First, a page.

There has long been a tendency in historical scholarship to use it for advocacy of a particular position or personal agenda. When well-grounded on evidence, this is an acceptable and sometimes even a laudatory development. When poorly-based on historical documentation, it is deplorable. All scholars must understand that they are asked to observe the highest professional standards for achieving historical accuracy in the representation of facts and events. All interpretations should be based on solid primary-source evidence, and the few speculations that are permissible should be clearly identified as such.
Check the format for notes (follow the Chicago Manual of Style , 14th edition) and place them, double-spaced, at the end of each chapter or the overall text. In fact, double-space everything in the manuscript and leave wide margins to ease the process of reading the manuscript.
Make photocopies of the illustrations you might like to use in the book and mark where they should appear. Images must be reproducible in clear and usable form; informative, contributory to the text; and visually appealing in terms of composition and human-interest value. Consider the need for maps.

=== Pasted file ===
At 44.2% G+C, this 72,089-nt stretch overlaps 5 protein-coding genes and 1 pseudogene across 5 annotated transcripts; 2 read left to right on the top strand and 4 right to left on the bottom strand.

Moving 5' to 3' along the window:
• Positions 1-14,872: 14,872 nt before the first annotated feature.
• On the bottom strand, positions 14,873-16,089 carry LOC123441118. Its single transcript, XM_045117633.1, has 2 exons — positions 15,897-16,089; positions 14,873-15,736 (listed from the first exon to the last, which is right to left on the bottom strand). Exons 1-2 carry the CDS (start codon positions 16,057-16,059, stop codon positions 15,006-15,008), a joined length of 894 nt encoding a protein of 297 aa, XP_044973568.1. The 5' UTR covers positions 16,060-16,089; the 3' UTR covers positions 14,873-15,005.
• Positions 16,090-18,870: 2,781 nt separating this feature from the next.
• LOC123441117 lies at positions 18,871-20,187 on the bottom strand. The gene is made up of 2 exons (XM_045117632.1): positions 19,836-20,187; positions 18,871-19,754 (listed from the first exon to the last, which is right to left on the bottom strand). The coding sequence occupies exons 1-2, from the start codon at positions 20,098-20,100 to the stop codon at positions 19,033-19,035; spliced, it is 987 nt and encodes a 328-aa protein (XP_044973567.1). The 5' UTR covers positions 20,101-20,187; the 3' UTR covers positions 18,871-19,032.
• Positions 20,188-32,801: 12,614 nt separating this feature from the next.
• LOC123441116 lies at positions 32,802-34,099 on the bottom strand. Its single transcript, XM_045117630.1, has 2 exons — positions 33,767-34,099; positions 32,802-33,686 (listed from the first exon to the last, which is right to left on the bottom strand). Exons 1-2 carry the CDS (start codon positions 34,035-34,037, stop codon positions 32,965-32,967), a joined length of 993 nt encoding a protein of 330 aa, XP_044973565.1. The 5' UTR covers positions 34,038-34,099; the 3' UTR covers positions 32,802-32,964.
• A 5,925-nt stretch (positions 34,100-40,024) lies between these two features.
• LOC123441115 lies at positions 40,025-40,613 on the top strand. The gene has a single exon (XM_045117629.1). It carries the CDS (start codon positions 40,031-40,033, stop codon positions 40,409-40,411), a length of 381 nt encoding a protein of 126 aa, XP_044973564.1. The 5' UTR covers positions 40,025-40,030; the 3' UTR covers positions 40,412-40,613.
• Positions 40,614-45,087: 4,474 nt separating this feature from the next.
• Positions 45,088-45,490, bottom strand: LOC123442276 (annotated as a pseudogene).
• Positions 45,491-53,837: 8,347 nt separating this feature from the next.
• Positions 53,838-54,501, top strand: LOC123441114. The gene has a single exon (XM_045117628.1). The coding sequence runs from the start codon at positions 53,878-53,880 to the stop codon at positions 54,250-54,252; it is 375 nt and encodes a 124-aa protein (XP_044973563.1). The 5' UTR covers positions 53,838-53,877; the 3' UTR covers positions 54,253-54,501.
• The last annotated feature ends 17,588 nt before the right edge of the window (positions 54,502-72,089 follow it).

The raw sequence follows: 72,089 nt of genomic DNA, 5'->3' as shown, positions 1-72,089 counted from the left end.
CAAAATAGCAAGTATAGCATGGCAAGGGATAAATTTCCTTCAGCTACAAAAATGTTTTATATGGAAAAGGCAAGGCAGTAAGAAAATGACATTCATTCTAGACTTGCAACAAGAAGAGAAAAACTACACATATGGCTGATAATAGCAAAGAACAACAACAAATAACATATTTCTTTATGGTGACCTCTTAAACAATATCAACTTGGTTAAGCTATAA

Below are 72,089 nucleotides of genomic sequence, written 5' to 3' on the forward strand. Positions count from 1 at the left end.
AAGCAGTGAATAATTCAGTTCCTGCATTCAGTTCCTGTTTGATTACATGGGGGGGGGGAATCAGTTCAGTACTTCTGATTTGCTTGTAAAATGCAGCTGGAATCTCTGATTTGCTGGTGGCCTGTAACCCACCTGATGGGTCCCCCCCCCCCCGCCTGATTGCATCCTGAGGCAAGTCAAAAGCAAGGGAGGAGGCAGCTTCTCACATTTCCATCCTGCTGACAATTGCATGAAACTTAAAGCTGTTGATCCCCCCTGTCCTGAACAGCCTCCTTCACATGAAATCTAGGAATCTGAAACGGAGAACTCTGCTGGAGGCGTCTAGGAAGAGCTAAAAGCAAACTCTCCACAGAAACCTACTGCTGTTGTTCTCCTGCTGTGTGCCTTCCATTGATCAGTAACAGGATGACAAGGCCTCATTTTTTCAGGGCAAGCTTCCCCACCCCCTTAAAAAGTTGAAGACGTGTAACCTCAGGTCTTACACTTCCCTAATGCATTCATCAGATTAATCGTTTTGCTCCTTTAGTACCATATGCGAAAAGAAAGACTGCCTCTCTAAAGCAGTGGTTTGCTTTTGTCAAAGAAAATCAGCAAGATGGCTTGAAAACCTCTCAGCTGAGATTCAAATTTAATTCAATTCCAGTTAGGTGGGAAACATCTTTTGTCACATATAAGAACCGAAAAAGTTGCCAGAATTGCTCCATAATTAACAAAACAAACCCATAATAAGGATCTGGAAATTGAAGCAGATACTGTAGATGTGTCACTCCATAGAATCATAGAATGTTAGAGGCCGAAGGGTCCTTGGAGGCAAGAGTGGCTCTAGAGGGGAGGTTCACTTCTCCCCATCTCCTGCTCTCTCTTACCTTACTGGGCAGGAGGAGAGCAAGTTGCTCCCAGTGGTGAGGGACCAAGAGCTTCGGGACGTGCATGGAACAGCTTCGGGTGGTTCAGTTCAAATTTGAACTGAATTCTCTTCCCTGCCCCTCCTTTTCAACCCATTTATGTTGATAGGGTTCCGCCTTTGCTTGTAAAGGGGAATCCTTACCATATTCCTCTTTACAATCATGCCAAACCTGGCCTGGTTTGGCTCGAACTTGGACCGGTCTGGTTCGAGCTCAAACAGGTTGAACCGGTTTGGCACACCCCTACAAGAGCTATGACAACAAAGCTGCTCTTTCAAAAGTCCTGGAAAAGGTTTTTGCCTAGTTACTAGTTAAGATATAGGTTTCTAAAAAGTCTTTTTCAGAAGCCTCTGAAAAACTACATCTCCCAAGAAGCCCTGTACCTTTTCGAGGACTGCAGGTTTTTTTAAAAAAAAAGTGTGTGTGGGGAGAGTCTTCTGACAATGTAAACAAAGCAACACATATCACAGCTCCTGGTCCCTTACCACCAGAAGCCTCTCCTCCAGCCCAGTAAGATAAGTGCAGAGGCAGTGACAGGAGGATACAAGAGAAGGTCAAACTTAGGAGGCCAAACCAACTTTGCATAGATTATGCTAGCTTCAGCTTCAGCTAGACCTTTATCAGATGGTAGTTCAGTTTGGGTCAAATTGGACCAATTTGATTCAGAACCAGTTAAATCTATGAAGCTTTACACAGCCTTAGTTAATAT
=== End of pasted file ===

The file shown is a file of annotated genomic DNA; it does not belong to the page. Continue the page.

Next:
Every image needs a caption that identifies it, states its significance, and tells us where it came from. Obtain permissions to use images that do not lie in the public domain or originate in works published less than seventy-five years ago.
Historical writing is a difficult, but rewarding, endeavor. Its power to shape understanding is critical to the welfare of humanity. At a fundamental level the objective of the historian must be to serve the present, and expanding the perceptions of individuals is an especially noble and challenging goal. I hope that this discussion will be of some use in your work of presenting the past to the present.
Roger Launius, Author
Steve Garber, NASA History Web Curator